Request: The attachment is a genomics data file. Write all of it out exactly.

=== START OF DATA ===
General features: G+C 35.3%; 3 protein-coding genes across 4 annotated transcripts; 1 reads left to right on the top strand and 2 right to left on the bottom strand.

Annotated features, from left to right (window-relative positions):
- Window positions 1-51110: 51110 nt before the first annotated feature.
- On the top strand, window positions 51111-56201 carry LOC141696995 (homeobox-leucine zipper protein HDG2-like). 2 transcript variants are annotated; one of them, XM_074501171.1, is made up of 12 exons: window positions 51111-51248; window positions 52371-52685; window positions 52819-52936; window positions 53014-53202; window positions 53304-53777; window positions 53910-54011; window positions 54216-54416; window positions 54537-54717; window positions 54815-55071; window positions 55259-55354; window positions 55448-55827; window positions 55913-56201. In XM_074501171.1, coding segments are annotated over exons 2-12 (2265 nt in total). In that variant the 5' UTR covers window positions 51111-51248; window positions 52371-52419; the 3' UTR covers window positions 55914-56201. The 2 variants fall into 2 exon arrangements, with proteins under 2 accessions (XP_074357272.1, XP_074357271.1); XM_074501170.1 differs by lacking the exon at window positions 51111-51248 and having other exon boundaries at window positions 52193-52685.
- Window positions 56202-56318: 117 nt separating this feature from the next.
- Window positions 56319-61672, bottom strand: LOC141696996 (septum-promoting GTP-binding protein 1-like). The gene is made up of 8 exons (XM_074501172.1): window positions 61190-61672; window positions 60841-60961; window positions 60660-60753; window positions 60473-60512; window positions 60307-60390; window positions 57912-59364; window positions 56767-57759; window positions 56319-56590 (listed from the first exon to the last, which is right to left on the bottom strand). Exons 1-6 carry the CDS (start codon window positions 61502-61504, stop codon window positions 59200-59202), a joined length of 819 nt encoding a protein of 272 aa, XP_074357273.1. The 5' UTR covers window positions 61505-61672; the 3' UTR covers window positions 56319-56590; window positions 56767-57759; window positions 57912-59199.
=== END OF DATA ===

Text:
General features: G+C 35.3%; 3 protein-coding genes across 4 annotated transcripts; 1 reads left to right on the top strand and 2 right to left on the bottom strand.

Annotated features, from left to right (window-relative positions):
- Window positions 1-51110: 51110 nt before the first annotated feature.
- On the top strand, window positions 51111-56201 carry LOC141696995 (homeobox-leucine zipper protein HDG2-like). 2 transcript variants are annotated; one of them, XM_074501171.1, is made up of 12 exons: window positions 51111-51248; window positions 52371-52685; window positions 52819-52936; window positions 53014-53202; window positions 53304-53777; window positions 53910-54011; window positions 54216-54416; window positions 54537-54717; window positions 54815-55071; window positions 55259-55354; window positions 55448-55827; window positions 55913-56201. In XM_074501171.1, coding segments are annotated over exons 2-12 (2265 nt in total). In that variant the 5' UTR covers window positions 51111-51248; window positions 52371-52419; the 3' UTR covers window positions 55914-56201. The 2 variants fall into 2 exon arrangements, with proteins under 2 accessions (XP_074357272.1, XP_074357271.1); XM_074501170.1 differs by lacking the exon at window positions 51111-51248 and having other exon boundaries at window positions 52193-52685.
- Window positions 56202-56318: 117 nt separating this feature from the next.
- Window positions 56319-61672, bottom strand: LOC141696996 (septum-promoting GTP-binding protein 1-like). The gene is made up of 8 exons (XM_074501172.1): window positions 61190-61672; window positions 60841-60961; window positions 60660-60753; window positions 60473-60512; window positions 60307-60390; window positions 57912-59364; window positions 56767-57759; window positions 56319-56590 (listed from the first exon to the last, which is right to left on the bottom strand). Exons 1-6 carry the CDS (start codon window positions 61502-61504, stop codon window positions 59200-59202), a joined length of 819 nt encoding a protein of 272 aa, XP_074357273.1. The 5' UTR covers window positions 61505-61672; the 3' UTR covers window positions 56319-56590; window positions 56767-57759; window positions 57912-59199.